Legacy Neighboring WLAN Tests
I decided to run my Legacy Neighbor / CCA tests, because this is the first time I've had a Ralink draft 11n client in the lab and it was mixed with an Atheros-based AP. (See this page for an explanation of CCA.) I was surprised by the results!
For this test, I configured the Vision as an AP, set to 20 MHz+40 MHz auto mode, Wireless Channel 1 and no encryption. This made Channel 1 the primary channel and Channel 5 the extension.
I then set up a second wireless LAN using a Linksys WRT54G router (original rev) and WPC54G V3 CardBus card. The WRT54G had most recent firmware and was set to its default Mixed mode and Channel 5—the extension channel. I also operated it as an AP and connected it to the same switch that the Vision was connected to.
Two IxChariot throughput.scr scripts were used to drive traffic to both 11n and 11g test pairs. I tested both uplink and downlink traffic and alternated between having the 11n and 11g WLANs start first. (If you need a diagram of the test setup, this one showing a similar test setup should give you the basic idea.) I also used the Cognio Spectrum Expert to monitor spectrum use.
Figures 20 and 21 clearly show that the Draft 11n WLAN recognizes the presence of the 11g WLAN in the Extension channel and tries to accomodate it. The Cognio spectrum display sure looked like the Vision fell back to using only the Primary channel (Channel 1) the entire time when the 11g WLAN was active. This would be a first among all of the products that I've tested.
While I've seen other draft 11n products, the D-Link DIR-655 in particular, try to not trash a neighboring 11g WLAN using its Extension channel, the Vision seems to have moved the ball a bit more toward the goal.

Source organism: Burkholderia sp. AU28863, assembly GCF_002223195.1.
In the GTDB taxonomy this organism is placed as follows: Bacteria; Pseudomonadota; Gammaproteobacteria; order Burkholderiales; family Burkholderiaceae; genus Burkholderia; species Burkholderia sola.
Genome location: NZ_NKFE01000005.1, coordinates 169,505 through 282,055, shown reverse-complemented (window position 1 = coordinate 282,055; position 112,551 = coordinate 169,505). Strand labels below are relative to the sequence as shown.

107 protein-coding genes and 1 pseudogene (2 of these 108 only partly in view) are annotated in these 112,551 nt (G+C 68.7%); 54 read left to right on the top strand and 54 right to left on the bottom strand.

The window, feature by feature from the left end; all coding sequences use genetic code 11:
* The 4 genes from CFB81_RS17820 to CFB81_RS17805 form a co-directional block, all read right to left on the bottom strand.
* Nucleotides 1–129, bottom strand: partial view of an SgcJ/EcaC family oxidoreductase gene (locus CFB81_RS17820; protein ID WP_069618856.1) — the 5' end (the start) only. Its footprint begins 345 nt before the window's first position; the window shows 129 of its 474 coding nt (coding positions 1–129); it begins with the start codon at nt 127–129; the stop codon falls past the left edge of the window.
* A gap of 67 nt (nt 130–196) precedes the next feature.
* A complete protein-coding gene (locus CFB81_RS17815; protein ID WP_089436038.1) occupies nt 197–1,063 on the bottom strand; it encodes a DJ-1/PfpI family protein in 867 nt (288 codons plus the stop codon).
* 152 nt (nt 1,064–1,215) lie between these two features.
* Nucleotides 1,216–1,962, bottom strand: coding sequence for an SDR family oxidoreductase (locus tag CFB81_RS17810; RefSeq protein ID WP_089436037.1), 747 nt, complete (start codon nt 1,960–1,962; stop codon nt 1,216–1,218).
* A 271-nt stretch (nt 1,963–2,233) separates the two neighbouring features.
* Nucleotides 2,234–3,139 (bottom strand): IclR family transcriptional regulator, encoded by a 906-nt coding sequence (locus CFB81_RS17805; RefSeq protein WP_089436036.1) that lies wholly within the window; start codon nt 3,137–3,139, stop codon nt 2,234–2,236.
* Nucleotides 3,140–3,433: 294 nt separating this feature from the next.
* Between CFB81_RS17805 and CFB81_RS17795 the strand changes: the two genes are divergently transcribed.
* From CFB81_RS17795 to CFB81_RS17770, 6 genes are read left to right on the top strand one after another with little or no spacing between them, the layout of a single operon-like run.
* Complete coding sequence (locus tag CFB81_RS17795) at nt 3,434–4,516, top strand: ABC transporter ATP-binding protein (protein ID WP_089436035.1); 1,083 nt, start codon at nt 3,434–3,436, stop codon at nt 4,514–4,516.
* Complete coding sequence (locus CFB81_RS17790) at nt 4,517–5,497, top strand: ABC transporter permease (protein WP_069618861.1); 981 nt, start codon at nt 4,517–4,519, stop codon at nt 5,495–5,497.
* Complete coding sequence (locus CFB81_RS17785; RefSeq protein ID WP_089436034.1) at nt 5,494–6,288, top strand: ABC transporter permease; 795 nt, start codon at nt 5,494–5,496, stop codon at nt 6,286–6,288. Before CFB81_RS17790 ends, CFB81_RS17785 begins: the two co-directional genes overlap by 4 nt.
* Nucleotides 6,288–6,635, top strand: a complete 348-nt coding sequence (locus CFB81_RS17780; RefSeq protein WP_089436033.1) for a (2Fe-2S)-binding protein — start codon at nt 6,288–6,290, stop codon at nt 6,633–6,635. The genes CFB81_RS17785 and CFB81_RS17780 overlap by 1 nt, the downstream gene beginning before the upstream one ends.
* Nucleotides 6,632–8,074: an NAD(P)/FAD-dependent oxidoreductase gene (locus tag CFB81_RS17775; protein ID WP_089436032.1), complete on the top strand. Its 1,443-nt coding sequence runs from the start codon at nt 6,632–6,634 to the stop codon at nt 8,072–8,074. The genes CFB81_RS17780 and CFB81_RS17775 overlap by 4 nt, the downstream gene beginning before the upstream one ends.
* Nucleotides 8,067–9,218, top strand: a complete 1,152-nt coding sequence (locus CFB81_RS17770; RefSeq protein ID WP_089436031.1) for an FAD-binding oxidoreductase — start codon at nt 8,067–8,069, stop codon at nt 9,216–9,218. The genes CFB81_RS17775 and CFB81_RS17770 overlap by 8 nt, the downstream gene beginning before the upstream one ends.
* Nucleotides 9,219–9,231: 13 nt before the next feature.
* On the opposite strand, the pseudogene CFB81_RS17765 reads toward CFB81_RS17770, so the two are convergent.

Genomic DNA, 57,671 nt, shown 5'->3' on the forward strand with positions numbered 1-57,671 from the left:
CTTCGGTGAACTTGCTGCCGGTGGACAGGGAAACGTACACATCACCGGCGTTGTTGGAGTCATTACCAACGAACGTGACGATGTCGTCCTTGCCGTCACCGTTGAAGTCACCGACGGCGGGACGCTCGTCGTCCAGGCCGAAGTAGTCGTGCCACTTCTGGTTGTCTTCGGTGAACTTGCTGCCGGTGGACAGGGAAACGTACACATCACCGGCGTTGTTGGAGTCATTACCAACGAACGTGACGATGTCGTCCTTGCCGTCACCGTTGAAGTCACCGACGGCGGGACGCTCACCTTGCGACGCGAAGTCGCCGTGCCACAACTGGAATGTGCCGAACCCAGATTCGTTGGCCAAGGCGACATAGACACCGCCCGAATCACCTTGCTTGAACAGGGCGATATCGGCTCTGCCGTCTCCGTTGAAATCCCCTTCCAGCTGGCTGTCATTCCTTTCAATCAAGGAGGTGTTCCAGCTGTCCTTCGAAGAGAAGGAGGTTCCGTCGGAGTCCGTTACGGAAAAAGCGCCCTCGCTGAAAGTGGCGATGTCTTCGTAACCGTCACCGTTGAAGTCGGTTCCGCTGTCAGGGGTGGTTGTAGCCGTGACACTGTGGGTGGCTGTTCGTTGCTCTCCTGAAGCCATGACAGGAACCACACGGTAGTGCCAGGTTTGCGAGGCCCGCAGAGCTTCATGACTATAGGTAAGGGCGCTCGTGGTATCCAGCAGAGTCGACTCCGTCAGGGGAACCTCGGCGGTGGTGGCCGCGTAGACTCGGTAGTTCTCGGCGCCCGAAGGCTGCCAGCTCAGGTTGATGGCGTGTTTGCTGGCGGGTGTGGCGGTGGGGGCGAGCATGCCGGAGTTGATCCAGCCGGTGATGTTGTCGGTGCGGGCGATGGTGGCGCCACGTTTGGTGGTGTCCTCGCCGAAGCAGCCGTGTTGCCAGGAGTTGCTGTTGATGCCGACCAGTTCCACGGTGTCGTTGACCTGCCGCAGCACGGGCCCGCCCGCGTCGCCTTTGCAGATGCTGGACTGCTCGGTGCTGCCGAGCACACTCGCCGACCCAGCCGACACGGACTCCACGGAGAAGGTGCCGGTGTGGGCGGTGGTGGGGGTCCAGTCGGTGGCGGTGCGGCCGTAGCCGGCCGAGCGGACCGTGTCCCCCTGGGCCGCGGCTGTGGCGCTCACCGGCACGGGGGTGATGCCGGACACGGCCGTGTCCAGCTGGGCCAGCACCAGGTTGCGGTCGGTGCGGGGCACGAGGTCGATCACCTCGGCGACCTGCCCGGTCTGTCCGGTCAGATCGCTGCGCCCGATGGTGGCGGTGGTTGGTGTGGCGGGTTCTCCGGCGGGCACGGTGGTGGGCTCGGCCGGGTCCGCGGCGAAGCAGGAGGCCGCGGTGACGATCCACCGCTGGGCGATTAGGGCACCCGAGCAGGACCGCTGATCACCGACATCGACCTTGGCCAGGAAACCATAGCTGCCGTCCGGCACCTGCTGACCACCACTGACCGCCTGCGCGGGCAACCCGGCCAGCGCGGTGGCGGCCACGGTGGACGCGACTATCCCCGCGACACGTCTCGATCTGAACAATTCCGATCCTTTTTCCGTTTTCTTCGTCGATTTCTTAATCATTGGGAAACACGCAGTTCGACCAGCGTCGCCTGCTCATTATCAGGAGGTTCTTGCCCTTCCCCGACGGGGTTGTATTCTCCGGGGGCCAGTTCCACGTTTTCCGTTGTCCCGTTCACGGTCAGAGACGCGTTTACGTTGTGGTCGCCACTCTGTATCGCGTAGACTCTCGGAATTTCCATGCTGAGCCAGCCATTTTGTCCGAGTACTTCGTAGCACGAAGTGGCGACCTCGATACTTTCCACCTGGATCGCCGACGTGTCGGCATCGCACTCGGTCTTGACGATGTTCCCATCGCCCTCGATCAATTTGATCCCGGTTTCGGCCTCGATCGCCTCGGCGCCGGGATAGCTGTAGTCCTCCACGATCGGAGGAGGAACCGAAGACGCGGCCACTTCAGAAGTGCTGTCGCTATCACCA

Figure 20: CCA Test - Downlink, N starts first
Although its implementation is by no means ideal, the Vision's algorithm seems a bit better tuned than the DIR-655 and doesn't overcompensate and kill the 11n network's throughput.
Running uplink is even better, with the Vision WLAN appearing not to flail around as much. But the 11n WLAN still gives up perhaps more throughput than it should, dropping down to 11g speed.
Figure 21: CCA Test - Uplink, N starts first
Although not shown, similar results were observed when the 11g WLAN was on the air first and the Vision WLAN started later. Throughput is far from smooth when both WLANs are on the air. But the bandwidth sharing is much more equitable than any other product that I've seen so far.
I ended up liking the N1 Vision more than I thought I would, despite its flashy, but not-so-useful front panel display / navigation pad and first-generation routing features. What saved the day is its wireless performance.
Although it didn't turn in the fastest wireless throughput, its overall throughput vs. path loss curves rank it among the top-performing Draft 2.0 11n products that I've seen, in both 20 and 40 MHz channel bandwidth modes.
The icing on the cake, however, is that it plays well with others when you enable the 40 MHz channel mode. Not perfect by any means, but much better than any other Draft 2.0 product that I've seen to date. And don't forget that its gigabit switch does support Jumbo frames.
The main thing going against it is its price, which currently starts around $160 and goes up to over $200! Although Belkin might be trying to pay for the fancy case and front panel display, there are just too many other single-band draft 11n routers available with better feature sets, lower prices or both.